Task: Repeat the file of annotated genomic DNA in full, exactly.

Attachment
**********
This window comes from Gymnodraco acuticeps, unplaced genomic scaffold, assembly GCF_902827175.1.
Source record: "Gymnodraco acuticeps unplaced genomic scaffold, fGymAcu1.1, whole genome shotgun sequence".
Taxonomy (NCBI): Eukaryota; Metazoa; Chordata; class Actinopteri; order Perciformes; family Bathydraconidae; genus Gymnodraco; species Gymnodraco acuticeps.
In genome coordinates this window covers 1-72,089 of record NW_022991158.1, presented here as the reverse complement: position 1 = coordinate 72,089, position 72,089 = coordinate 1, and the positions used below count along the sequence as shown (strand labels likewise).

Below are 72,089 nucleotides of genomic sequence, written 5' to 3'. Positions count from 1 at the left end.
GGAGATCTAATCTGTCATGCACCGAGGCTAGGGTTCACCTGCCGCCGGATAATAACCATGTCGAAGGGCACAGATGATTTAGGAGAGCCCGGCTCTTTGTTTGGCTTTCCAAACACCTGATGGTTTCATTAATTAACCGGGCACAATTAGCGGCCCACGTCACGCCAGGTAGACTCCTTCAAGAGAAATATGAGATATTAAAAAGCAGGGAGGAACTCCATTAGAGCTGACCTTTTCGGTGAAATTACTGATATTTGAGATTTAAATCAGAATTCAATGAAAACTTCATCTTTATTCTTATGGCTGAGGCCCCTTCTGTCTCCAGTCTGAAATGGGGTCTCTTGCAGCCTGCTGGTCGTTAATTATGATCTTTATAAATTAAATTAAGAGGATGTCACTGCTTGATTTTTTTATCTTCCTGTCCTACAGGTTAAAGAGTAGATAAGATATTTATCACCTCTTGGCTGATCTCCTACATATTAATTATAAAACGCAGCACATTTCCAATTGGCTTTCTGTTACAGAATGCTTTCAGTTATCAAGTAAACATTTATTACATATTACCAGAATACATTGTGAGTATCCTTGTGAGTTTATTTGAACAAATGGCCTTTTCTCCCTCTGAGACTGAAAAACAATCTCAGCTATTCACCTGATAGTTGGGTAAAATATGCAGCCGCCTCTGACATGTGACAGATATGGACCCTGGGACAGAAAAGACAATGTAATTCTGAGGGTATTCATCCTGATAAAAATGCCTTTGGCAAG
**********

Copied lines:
This window comes from Gymnodraco acuticeps, unplaced genomic scaffold, assembly GCF_902827175.1.
Source record: "Gymnodraco acuticeps unplaced genomic scaffold, fGymAcu1.1, whole genome shotgun sequence".
Taxonomy (NCBI): Eukaryota; Metazoa; Chordata; class Actinopteri; order Perciformes; family Bathydraconidae; genus Gymnodraco; species Gymnodraco acuticeps.
In genome coordinates this window covers 1-72,089 of record NW_022991158.1, presented here as the reverse complement: position 1 = coordinate 72,089, position 72,089 = coordinate 1, and the positions used below count along the sequence as shown (strand labels likewise).

Below are 72,089 nucleotides of genomic sequence, written 5' to 3'. Positions count from 1 at the left end.
GGAGATCTAATCTGTCATGCACCGAGGCTAGGGTTCACCTGCCGCCGGATAATAACCATGTCGAAGGGCACAGATGATTTAGGAGAGCCCGGCTCTTTGTTTGGCTTTCCAAACACCTGATGGTTTCATTAATTAACCGGGCACAATTAGCGGCCCACGTCACGCCAGGTAGACTCCTTCAAGAGAAATATGAGATATTAAAAAGCAGGGAGGAACTCCATTAGAGCTGACCTTTTCGGTGAAATTACTGATATTTGAGATTTAAATCAGAATTCAATGAAAACTTCATCTTTATTCTTATGGCTGAGGCCCCTTCTGTCTCCAGTCTGAAATGGGGTCTCTTGCAGCCTGCTGGTCGTTAATTATGATCTTTATAAATTAAATTAAGAGGATGTCACTGCTTGATTTTTTTATCTTCCTGTCCTACAGGTTAAAGAGTAGATAAGATATTTATCACCTCTTGGCTGATCTCCTACATATTAATTATAAAACGCAGCACATTTCCAATTGGCTTTCTGTTACAGAATGCTTTCAGTTATCAAGTAAACATTTATTACATATTACCAGAATACATTGTGAGTATCCTTGTGAGTTTATTTGAACAAATGGCCTTTTCTCCCTCTGAGACTGAAAAACAATCTCAGCTATTCACCTGATAGTTGGGTAAAATATGCAGCCGCCTCTGACATGTGACAGATATGGACCCTGGGACAGAAAAGACAATGTAATTCTGAGGGTATTCATCCTGATAAAAATGCCTTTGGCAAG